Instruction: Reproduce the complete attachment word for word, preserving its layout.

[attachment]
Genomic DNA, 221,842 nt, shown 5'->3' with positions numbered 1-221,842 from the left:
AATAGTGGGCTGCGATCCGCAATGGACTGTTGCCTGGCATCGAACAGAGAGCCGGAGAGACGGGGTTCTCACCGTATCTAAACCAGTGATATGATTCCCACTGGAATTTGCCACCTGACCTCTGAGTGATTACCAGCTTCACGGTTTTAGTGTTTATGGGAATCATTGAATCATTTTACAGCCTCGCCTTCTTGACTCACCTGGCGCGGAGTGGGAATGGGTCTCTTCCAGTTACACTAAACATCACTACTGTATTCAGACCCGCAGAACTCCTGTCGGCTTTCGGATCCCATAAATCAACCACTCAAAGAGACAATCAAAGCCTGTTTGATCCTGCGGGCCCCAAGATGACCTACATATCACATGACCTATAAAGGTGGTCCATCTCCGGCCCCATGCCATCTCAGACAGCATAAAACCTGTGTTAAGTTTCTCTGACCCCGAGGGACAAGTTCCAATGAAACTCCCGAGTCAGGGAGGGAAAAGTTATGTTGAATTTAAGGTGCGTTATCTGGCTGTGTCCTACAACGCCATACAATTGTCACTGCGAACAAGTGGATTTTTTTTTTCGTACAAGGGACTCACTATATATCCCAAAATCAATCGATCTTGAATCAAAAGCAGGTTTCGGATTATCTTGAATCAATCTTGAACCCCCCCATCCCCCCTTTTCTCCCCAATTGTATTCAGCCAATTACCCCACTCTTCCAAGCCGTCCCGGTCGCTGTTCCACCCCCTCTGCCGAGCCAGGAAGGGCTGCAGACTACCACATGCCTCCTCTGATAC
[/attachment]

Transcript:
Genomic DNA, 221,842 nt, shown 5'->3' with positions numbered 1-221,842 from the left:
AATAGTGGGCTGCGATCCGCAATGGACTGTTGCCTGGCATCGAACAGAGAGCCGGAGAGACGGGGTTCTCACCGTATCTAAACCAGTGATATGATTCCCACTGGAATTTGCCACCTGACCTCTGAGTGATTACCAGCTTCACGGTTTTAGTGTTTATGGGAATCATTGAATCATTTTACAGCCTCGCCTTCTTGACTCACCTGGCGCGGAGTGGGAATGGGTCTCTTCCAGTTACACTAAACATCACTACTGTATTCAGACCCGCAGAACTCCTGTCGGCTTTCGGATCCCATAAATCAACCACTCAAAGAGACAATCAAAGCCTGTTTGATCCTGCGGGCCCCAAGATGACCTACATATCACATGACCTATAAAGGTGGTCCATCTCCGGCCCCATGCCATCTCAGACAGCATAAAACCTGTGTTAAGTTTCTCTGACCCCGAGGGACAAGTTCCAATGAAACTCCCGAGTCAGGGAGGGAAAAGTTATGTTGAATTTAAGGTGCGTTATCTGGCTGTGTCCTACAACGCCATACAATTGTCACTGCGAACAAGTGGATTTTTTTTTTCGTACAAGGGACTCACTATATATCCCAAAATCAATCGATCTTGAATCAAAAGCAGGTTTCGGATTATCTTGAATCAATCTTGAACCCCCCCATCCCCCCTTTTCTCCCCAATTGTATTCAGCCAATTACCCCACTCTTCCAAGCCGTCCCGGTCGCTGTTCCACCCCCTCTGCCGAGCCAGGAAGGGCTGCAGACTACCACATGCCTCCTCTGATAC